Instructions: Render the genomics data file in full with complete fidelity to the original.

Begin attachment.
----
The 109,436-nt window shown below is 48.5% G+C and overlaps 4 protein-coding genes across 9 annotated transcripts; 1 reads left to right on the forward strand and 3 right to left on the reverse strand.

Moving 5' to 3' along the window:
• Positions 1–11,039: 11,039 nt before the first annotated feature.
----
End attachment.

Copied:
The 109,436-nt window shown below is 48.5% G+C and overlaps 4 protein-coding genes across 9 annotated transcripts; 1 reads left to right on the forward strand and 3 right to left on the reverse strand.

Moving 5' to 3' along the window:
• Positions 1–11,039: 11,039 nt before the first annotated feature.